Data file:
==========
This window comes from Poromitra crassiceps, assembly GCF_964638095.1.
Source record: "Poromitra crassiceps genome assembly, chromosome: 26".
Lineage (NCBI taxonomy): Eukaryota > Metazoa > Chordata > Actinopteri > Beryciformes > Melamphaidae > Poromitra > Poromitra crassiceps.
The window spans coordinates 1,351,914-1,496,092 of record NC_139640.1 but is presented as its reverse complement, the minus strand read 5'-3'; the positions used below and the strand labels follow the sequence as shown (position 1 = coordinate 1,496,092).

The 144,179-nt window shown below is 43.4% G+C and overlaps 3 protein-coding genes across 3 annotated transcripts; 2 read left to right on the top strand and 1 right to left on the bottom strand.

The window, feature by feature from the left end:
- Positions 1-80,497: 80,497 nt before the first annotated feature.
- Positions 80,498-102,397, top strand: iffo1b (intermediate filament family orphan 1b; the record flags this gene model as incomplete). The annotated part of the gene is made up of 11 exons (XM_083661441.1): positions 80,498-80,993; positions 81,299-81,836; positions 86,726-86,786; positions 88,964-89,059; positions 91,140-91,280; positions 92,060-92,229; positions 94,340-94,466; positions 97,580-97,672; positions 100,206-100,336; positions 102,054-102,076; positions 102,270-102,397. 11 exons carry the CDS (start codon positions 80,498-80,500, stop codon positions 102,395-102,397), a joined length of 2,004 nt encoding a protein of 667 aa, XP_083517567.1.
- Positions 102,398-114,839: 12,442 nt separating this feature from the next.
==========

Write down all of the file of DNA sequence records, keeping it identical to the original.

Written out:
This window comes from Poromitra crassiceps, assembly GCF_964638095.1.
Source record: "Poromitra crassiceps genome assembly, chromosome: 26".
Lineage (NCBI taxonomy): Eukaryota > Metazoa > Chordata > Actinopteri > Beryciformes > Melamphaidae > Poromitra > Poromitra crassiceps.
The window spans coordinates 1,351,914-1,496,092 of record NC_139640.1 but is presented as its reverse complement, the minus strand read 5'-3'; the positions used below and the strand labels follow the sequence as shown (position 1 = coordinate 1,496,092).

The 144,179-nt window shown below is 43.4% G+C and overlaps 3 protein-coding genes across 3 annotated transcripts; 2 read left to right on the top strand and 1 right to left on the bottom strand.

The window, feature by feature from the left end:
- Positions 1-80,497: 80,497 nt before the first annotated feature.
- Positions 80,498-102,397, top strand: iffo1b (intermediate filament family orphan 1b; the record flags this gene model as incomplete). The annotated part of the gene is made up of 11 exons (XM_083661441.1): positions 80,498-80,993; positions 81,299-81,836; positions 86,726-86,786; positions 88,964-89,059; positions 91,140-91,280; positions 92,060-92,229; positions 94,340-94,466; positions 97,580-97,672; positions 100,206-100,336; positions 102,054-102,076; positions 102,270-102,397. 11 exons carry the CDS (start codon positions 80,498-80,500, stop codon positions 102,395-102,397), a joined length of 2,004 nt encoding a protein of 667 aa, XP_083517567.1.
- Positions 102,398-114,839: 12,442 nt separating this feature from the next.